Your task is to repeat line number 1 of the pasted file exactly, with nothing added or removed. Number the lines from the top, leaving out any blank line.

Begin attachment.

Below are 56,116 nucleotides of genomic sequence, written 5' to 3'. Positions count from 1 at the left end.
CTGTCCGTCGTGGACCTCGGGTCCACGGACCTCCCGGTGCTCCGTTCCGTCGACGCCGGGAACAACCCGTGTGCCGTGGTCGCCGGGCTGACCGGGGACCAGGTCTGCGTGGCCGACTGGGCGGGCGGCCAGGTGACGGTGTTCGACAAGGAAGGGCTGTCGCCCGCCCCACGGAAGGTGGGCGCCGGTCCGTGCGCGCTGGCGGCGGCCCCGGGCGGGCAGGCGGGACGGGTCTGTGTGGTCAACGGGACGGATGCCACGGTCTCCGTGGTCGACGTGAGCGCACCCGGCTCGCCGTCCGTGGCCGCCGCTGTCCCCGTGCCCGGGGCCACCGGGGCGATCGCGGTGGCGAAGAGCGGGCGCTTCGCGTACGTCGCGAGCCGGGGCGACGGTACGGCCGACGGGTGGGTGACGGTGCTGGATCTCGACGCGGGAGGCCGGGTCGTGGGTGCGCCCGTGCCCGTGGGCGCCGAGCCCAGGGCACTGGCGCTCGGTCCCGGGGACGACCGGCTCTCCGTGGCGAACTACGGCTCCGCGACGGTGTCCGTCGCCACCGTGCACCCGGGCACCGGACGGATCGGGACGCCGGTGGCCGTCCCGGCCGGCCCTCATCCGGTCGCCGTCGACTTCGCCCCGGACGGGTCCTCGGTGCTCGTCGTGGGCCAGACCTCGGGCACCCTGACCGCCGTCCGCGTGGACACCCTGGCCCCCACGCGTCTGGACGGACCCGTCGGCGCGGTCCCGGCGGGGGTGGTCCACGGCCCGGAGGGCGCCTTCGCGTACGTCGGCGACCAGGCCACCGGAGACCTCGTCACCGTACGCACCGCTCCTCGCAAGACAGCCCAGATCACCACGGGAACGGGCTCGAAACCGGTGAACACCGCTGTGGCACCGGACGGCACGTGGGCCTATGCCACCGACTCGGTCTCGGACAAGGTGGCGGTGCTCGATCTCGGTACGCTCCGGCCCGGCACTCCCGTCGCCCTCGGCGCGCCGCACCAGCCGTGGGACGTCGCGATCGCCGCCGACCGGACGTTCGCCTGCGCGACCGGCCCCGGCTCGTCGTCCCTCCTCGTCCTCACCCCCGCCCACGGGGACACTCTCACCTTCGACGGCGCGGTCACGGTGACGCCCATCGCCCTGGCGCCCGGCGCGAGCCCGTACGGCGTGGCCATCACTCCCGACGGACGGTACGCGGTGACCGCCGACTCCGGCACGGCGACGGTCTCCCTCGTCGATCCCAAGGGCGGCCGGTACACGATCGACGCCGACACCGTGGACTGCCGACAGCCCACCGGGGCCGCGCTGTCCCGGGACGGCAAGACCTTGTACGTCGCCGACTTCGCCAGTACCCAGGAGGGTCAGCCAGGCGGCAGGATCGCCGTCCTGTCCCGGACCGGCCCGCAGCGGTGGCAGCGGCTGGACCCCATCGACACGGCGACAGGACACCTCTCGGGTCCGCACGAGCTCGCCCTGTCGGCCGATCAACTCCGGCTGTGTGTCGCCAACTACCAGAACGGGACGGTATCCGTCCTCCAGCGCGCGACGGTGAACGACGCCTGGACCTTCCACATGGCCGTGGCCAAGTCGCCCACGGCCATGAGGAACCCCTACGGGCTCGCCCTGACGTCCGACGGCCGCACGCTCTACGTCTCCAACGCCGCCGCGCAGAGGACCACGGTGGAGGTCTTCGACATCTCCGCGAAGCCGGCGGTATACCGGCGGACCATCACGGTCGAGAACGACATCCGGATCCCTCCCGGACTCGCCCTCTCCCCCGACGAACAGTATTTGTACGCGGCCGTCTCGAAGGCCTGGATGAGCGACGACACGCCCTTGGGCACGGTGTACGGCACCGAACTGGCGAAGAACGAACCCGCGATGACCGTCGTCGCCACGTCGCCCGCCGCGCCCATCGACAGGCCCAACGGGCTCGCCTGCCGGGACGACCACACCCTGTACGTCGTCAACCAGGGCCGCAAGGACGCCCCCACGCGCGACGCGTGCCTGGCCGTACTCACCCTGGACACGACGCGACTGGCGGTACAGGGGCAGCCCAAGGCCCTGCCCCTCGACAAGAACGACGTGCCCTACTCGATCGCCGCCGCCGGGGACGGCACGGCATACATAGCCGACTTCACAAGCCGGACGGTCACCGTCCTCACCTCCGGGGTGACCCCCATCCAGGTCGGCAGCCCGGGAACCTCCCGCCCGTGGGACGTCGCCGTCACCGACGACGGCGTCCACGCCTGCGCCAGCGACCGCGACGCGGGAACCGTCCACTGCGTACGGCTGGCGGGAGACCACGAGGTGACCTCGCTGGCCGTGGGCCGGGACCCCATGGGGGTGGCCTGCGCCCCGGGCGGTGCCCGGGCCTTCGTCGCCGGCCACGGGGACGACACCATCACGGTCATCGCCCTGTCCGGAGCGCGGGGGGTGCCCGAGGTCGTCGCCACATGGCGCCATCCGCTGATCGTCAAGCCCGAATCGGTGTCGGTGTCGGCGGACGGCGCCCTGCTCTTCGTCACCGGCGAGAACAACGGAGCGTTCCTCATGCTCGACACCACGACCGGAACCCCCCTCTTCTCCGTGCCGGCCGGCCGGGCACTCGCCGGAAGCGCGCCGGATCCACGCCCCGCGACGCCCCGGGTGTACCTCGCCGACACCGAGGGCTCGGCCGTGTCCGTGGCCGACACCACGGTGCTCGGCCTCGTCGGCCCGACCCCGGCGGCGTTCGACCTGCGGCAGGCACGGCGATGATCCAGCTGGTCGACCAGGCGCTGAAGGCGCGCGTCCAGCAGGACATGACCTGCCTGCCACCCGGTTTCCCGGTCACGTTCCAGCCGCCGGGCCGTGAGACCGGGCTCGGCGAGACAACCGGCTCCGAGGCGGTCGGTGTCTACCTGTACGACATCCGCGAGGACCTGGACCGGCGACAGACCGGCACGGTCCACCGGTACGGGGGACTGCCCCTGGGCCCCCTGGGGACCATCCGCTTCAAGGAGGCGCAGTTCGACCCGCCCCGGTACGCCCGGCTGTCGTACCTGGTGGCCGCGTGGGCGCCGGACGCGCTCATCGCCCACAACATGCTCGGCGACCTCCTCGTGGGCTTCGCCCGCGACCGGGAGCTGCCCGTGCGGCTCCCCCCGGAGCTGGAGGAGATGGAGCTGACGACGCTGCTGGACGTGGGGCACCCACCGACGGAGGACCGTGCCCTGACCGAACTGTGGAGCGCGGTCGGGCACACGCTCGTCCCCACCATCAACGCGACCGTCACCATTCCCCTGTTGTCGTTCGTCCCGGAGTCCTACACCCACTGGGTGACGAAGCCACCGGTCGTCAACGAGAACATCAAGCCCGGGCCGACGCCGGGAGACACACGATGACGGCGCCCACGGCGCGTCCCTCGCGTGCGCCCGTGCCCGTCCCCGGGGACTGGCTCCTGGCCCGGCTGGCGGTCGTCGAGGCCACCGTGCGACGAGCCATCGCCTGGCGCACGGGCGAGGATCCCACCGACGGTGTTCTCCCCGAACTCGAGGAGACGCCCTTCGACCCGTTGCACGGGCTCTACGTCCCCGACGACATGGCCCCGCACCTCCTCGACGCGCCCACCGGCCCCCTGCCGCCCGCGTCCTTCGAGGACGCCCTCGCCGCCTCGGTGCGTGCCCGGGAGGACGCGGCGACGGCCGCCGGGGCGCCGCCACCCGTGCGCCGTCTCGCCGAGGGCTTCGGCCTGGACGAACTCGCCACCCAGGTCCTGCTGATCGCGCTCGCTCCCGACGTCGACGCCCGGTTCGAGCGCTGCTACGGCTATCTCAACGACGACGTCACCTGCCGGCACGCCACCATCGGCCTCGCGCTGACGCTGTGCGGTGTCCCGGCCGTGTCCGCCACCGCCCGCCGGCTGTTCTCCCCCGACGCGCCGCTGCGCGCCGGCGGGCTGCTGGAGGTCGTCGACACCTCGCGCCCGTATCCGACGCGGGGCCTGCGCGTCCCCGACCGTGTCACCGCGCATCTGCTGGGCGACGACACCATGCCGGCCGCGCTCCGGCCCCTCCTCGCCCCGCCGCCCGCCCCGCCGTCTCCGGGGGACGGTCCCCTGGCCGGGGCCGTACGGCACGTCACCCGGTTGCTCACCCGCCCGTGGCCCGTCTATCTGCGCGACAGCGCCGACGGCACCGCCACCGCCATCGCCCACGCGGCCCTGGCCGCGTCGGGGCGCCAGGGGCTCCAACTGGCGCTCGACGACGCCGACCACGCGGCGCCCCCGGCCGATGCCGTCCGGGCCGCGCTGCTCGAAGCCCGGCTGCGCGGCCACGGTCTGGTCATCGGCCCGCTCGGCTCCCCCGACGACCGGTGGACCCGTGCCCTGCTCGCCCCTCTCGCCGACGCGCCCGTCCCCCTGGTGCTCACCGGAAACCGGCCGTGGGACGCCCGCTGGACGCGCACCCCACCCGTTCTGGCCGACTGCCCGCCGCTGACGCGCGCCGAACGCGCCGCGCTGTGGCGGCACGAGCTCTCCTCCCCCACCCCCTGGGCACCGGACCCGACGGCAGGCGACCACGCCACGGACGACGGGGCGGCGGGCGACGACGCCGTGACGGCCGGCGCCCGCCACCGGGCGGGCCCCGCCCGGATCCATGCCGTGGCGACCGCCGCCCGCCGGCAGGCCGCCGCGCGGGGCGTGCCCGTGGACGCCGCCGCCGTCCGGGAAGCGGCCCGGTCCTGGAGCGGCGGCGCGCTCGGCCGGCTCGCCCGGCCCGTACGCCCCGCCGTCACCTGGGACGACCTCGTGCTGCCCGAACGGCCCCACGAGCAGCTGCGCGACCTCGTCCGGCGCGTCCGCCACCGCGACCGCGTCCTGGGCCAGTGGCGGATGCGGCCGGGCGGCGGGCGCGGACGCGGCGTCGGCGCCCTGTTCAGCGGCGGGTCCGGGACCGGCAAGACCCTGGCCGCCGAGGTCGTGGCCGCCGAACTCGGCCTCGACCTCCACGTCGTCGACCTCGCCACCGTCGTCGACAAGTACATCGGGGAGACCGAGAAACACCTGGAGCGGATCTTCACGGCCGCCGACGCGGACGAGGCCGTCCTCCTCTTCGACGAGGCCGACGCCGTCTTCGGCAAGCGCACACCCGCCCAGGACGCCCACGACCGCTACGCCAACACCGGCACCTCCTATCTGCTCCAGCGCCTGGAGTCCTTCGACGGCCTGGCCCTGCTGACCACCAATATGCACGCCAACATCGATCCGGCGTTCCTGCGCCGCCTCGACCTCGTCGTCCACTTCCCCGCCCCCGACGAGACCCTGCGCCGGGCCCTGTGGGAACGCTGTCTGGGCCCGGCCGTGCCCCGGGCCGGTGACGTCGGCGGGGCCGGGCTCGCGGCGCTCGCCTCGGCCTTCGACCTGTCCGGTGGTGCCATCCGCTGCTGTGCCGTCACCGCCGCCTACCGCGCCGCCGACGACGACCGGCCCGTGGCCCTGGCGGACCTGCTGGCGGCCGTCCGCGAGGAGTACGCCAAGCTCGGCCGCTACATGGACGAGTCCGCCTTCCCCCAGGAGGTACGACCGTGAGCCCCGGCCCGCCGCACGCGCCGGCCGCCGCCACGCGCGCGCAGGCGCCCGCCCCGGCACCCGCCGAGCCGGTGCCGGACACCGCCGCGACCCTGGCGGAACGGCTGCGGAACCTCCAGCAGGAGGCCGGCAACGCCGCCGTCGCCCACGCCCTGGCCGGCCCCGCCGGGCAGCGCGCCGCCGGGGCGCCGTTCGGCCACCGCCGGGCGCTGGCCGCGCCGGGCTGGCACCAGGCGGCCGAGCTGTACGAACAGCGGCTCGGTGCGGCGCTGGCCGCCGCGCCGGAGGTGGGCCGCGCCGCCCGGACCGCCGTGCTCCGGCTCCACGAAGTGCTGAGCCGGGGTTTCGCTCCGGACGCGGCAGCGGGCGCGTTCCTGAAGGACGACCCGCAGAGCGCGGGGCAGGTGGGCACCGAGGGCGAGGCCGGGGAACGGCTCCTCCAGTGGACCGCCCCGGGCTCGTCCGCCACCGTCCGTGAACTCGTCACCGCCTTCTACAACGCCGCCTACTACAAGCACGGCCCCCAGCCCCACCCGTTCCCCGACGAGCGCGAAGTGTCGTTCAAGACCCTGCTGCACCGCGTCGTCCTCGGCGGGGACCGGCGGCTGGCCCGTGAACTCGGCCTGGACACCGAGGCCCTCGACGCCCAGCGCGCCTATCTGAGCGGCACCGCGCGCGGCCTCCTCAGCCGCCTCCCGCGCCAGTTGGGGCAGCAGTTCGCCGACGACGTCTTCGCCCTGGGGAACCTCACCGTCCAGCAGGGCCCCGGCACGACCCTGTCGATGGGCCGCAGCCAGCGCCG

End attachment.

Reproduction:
Below are 56,116 nucleotides of genomic sequence, written 5' to 3'. Positions count from 1 at the left end.